Can death of a young man save future kids in Florida’s foster care?

Can death of a young man save future kids in Florida’s foster care?
Sentinel special report: Fixing Foster CareApril 17, 2010|By Kate Santich, Orlando SentinelIn the last photo ever taken of him alive, Regis Little is a handsome teen, his head cocked back confidently, a bemused smile across his lips. A faint patch of young beard curls from his chin.

Frozen in that moment, he looks invincible.

In reality, the 18-year-old product of Florida’s foster-care system was tragically vulnerable.
One night last July, several months after he had aged out of the system, he was found stabbed in a parking lot off International Drive, a crowd of spectators gathered around his body. By the time paramedics arrived, Regis Little was dead.

“It’s one of those things you hope never happens to any kid,” said Bart Mawoussi, a spokesman for the local nonprofit agency that contracts with the state to help foster children. “When it did happen, we had to stop and ask ourselves, ‘What went wrong? Could we have saved him?’ ”

The agency, Family Services of Metro Orlando, took the radical step of forming a task force to investigate the young man’s turbulent journey through the state’s system and to recommend changes. What they ultimately found were foster-care and school systems that missed opportunities to intervene with a child who needed stability, special education and an advocate.

Though the answers would come too late for Regis, perhaps they could help the 1,500 other foster kids who will turn 18 this year in Florida — about 140 in Orange and Osceola counties alone.

Results from a recent national study of former foster children are sobering: By their mid-20s, about 37 percent have been homeless, nearly 25 percent lack a high-school diploma or GED, and fewer than half are working (and their median income is $8,000 a year). Sixty percent of the men have been convicted of a crime.

The findings are “heartbreaking,” said Carrie Hoeppner, spokeswoman for the Florida Department of Children and Families central region. Though there is evidence that Florida’s former foster youth fare better than those in the study, she points out, it is nonetheless up to the kids to take advantage of the full range of state services that can salvage their futures.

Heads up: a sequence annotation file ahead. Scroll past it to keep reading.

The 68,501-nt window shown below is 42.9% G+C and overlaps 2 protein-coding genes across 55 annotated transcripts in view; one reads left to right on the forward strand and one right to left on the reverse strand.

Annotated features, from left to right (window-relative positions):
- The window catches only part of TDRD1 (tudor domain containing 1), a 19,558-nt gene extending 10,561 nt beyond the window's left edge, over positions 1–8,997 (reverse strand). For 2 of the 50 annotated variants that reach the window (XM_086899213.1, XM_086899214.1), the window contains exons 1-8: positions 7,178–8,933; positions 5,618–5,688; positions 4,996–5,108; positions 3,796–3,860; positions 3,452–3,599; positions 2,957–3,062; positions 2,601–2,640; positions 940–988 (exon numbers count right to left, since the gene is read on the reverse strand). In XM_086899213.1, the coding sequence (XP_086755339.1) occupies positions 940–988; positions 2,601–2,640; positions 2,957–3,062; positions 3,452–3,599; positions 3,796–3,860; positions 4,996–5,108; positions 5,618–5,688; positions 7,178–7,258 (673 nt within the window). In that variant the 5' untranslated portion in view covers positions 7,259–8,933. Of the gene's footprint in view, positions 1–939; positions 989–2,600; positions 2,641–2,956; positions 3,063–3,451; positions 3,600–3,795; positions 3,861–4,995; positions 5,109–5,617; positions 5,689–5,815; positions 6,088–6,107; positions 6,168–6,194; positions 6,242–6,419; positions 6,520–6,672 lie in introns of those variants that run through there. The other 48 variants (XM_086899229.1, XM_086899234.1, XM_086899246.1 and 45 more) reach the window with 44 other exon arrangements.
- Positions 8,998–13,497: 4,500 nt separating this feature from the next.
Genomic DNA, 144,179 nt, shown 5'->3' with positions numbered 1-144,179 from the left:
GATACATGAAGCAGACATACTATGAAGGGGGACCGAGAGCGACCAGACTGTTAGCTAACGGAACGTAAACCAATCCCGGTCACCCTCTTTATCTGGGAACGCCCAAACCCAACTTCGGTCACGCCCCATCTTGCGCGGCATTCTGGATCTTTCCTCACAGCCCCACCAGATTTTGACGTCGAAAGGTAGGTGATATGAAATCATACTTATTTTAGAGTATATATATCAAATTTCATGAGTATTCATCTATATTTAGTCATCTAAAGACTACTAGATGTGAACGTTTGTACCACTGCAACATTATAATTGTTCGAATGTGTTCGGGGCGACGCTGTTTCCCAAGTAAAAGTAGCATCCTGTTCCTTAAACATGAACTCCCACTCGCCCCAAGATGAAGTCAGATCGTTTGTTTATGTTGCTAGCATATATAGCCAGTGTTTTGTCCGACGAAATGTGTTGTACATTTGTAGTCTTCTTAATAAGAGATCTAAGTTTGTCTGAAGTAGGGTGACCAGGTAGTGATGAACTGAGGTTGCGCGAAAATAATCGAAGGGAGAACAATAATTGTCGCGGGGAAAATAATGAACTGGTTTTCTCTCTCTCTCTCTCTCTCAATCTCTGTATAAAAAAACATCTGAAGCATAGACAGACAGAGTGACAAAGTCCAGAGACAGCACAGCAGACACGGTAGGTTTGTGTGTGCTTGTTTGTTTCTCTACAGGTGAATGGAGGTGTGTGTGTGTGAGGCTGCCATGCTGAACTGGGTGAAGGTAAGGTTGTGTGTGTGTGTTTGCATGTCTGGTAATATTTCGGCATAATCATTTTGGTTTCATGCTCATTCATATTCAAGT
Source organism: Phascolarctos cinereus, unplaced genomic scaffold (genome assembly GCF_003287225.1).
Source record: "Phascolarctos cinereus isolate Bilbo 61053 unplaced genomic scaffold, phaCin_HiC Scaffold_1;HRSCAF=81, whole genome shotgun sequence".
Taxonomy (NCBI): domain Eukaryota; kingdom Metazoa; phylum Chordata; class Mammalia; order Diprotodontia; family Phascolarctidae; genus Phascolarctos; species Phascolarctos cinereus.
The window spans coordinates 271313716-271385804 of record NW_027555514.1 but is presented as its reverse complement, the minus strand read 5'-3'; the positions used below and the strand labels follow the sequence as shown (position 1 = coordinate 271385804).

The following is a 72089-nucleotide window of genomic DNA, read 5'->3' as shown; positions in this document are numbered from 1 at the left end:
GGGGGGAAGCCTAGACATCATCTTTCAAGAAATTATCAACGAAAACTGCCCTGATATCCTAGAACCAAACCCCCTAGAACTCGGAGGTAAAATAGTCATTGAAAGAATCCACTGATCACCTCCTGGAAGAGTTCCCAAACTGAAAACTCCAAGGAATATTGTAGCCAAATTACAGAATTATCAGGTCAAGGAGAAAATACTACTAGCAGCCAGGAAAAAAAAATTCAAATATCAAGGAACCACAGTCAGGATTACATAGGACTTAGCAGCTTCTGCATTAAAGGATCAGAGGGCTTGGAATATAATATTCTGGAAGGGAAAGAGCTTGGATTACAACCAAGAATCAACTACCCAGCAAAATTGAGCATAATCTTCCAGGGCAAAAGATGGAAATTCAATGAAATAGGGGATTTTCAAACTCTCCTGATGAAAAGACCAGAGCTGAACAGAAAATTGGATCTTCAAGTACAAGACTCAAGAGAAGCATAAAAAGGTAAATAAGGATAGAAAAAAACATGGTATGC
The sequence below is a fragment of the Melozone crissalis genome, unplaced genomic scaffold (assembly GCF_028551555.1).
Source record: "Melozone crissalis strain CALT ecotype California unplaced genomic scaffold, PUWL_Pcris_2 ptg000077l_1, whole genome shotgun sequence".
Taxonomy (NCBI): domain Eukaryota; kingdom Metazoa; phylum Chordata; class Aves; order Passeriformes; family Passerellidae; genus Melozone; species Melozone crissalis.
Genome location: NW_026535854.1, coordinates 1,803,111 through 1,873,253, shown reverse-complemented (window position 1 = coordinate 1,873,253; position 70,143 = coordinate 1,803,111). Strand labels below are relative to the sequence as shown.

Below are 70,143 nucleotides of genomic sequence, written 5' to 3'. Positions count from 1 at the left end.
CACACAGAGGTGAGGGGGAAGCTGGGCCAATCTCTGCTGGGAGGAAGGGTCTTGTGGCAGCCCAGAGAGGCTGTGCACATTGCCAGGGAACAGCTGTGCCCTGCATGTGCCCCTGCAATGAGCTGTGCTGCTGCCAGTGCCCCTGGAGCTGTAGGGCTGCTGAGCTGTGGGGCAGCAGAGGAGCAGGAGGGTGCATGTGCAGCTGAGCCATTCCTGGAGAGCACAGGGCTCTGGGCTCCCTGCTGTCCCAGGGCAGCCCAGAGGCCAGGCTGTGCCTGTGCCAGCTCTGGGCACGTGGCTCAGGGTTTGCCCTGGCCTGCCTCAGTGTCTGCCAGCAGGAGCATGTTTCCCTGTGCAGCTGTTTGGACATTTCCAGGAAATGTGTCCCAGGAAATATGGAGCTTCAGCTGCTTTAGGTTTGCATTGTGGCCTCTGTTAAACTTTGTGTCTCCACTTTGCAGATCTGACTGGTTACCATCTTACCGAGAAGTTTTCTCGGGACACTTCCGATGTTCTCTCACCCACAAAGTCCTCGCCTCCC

And that’s a big problem

About yvonnemason

Background:  The eldest of five children, Yvonne was born May 17, 1951 in Atlanta, Georgia. Raised in East Point, Georgia, she moved to Jackson County, Ga. until 2006 then moved to Port St. Lucie, Florida where she currently makes her home.  Licensed bounty hunter for the state of Georgia. Education:  After a 34 year absence, returned to college in 2004. Graduated with honors in Criminal Justice with an Associate’s degree from Lanier Technical College in 2006. Awards:  Nominated for the prestigious GOAL award in 2005 which encompasses all of the technical colleges. This award is based not only on excellence in academics but also leadership, positive attitude and the willingness to excel in one’s major. Affiliations:  Beta Sigma Phi Sorority  Member of The Florida Writer’s Association – Group Leader for St Lucie County The Dream:  Since learning to write at the age of five, Yvonne has wanted to be an author. She wrote her first novel Stan’s Story beginning in 1974 and completed it in 2006. Publication seemed impossible as rejections grew to 10 years. Determined, she continued adding to the story until her dream came true in 2006. The Inspiration:  Yvonne’s brother Stan has been her inspiration and hero in every facet of her life. He was stricken with Encephalitis at the tender age of nine months. He has defied every roadblock placed in his way and has been the driving force in every one of her accomplishments. He is the one who taught her never to give up The Author: Yvonne is currently the author of several novels, including:  Stan’s Story- the true story of her brother’s accomplishments, it has been compared to the style of Capote, and is currently being rewritten with new information for re-release.  Tangled Minds - a riveting story about a young girl’s bad decision and how it taints everyone’s life around her yet still manages to show that hope is always possible. This novel has been compared to the writing of Steinbeck and is currently being written as a screenplay. This novel will be re-released by Kerlak Publishing in 2009  Brilliant Insanity – released by Kerlak Publishing October 2008  Silent Scream – Released by October 2008- Slated to be made into a movie Yvonne’s Philosophy in Life - “Pay it Forward”: “In this life we all have been helped by others to attain our dreams and goals. We cannot pay it back but what we can do is ‘pay it forward’. It is a simple
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